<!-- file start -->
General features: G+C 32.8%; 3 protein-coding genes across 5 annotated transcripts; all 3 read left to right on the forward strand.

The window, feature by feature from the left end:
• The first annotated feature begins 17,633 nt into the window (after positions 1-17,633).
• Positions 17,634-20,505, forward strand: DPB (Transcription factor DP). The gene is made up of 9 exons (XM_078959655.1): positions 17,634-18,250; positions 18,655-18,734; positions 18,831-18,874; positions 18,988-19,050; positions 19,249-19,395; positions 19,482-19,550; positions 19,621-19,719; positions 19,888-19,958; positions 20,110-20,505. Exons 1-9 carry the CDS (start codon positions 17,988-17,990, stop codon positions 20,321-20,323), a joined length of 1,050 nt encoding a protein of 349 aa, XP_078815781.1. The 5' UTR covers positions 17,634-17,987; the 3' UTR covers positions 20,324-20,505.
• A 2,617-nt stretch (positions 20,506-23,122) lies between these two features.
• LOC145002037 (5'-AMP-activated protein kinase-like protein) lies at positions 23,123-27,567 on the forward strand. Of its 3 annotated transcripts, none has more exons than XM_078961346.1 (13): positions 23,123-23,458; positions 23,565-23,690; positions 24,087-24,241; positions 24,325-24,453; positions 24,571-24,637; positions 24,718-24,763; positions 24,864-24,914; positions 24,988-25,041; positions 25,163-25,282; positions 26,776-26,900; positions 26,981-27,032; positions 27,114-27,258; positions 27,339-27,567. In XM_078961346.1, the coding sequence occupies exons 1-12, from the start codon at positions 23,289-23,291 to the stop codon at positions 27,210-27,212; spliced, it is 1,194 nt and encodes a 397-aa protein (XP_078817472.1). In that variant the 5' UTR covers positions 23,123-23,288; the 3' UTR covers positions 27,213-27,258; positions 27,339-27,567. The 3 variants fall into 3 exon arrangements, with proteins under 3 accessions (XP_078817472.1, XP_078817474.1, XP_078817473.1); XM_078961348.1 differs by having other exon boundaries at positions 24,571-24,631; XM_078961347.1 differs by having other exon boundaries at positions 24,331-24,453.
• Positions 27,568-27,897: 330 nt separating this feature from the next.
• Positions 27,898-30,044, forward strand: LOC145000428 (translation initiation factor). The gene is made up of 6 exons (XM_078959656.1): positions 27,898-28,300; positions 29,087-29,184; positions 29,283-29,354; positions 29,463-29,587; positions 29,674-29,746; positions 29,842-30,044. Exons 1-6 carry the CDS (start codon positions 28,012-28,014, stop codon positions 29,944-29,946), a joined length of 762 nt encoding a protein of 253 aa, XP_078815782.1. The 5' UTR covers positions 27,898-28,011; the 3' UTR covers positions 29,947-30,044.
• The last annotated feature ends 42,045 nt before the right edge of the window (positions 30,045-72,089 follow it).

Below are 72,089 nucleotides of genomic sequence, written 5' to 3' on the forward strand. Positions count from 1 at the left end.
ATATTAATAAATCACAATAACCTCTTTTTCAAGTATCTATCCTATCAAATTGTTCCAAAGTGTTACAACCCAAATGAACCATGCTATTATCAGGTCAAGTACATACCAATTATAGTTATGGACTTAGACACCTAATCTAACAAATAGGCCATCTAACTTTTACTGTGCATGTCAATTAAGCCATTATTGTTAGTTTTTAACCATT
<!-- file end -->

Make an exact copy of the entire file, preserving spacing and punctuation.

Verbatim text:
General features: G+C 32.8%; 3 protein-coding genes across 5 annotated transcripts; all 3 read left to right on the forward strand.

The window, feature by feature from the left end:
• The first annotated feature begins 17,633 nt into the window (after positions 1-17,633).
• Positions 17,634-20,505, forward strand: DPB (Transcription factor DP). The gene is made up of 9 exons (XM_078959655.1): positions 17,634-18,250; positions 18,655-18,734; positions 18,831-18,874; positions 18,988-19,050; positions 19,249-19,395; positions 19,482-19,550; positions 19,621-19,719; positions 19,888-19,958; positions 20,110-20,505. Exons 1-9 carry the CDS (start codon positions 17,988-17,990, stop codon positions 20,321-20,323), a joined length of 1,050 nt encoding a protein of 349 aa, XP_078815781.1. The 5' UTR covers positions 17,634-17,987; the 3' UTR covers positions 20,324-20,505.
• A 2,617-nt stretch (positions 20,506-23,122) lies between these two features.
• LOC145002037 (5'-AMP-activated protein kinase-like protein) lies at positions 23,123-27,567 on the forward strand. Of its 3 annotated transcripts, none has more exons than XM_078961346.1 (13): positions 23,123-23,458; positions 23,565-23,690; positions 24,087-24,241; positions 24,325-24,453; positions 24,571-24,637; positions 24,718-24,763; positions 24,864-24,914; positions 24,988-25,041; positions 25,163-25,282; positions 26,776-26,900; positions 26,981-27,032; positions 27,114-27,258; positions 27,339-27,567. In XM_078961346.1, the coding sequence occupies exons 1-12, from the start codon at positions 23,289-23,291 to the stop codon at positions 27,210-27,212; spliced, it is 1,194 nt and encodes a 397-aa protein (XP_078817472.1). In that variant the 5' UTR covers positions 23,123-23,288; the 3' UTR covers positions 27,213-27,258; positions 27,339-27,567. The 3 variants fall into 3 exon arrangements, with proteins under 3 accessions (XP_078817472.1, XP_078817474.1, XP_078817473.1); XM_078961348.1 differs by having other exon boundaries at positions 24,571-24,631; XM_078961347.1 differs by having other exon boundaries at positions 24,331-24,453.
• Positions 27,568-27,897: 330 nt separating this feature from the next.
• Positions 27,898-30,044, forward strand: LOC145000428 (translation initiation factor). The gene is made up of 6 exons (XM_078959656.1): positions 27,898-28,300; positions 29,087-29,184; positions 29,283-29,354; positions 29,463-29,587; positions 29,674-29,746; positions 29,842-30,044. Exons 1-6 carry the CDS (start codon positions 28,012-28,014, stop codon positions 29,944-29,946), a joined length of 762 nt encoding a protein of 253 aa, XP_078815782.1. The 5' UTR covers positions 27,898-28,011; the 3' UTR covers positions 29,947-30,044.
• The last annotated feature ends 42,045 nt before the right edge of the window (positions 30,045-72,089 follow it).

Below are 72,089 nucleotides of genomic sequence, written 5' to 3' on the forward strand. Positions count from 1 at the left end.
ATATTAATAAATCACAATAACCTCTTTTTCAAGTATCTATCCTATCAAATTGTTCCAAAGTGTTACAACCCAAATGAACCATGCTATTATCAGGTCAAGTACATACCAATTATAGTTATGGACTTAGACACCTAATCTAACAAATAGGCCATCTAACTTTTACTGTGCATGTCAATTAAGCCATTATTGTTAGTTTTTAACCATT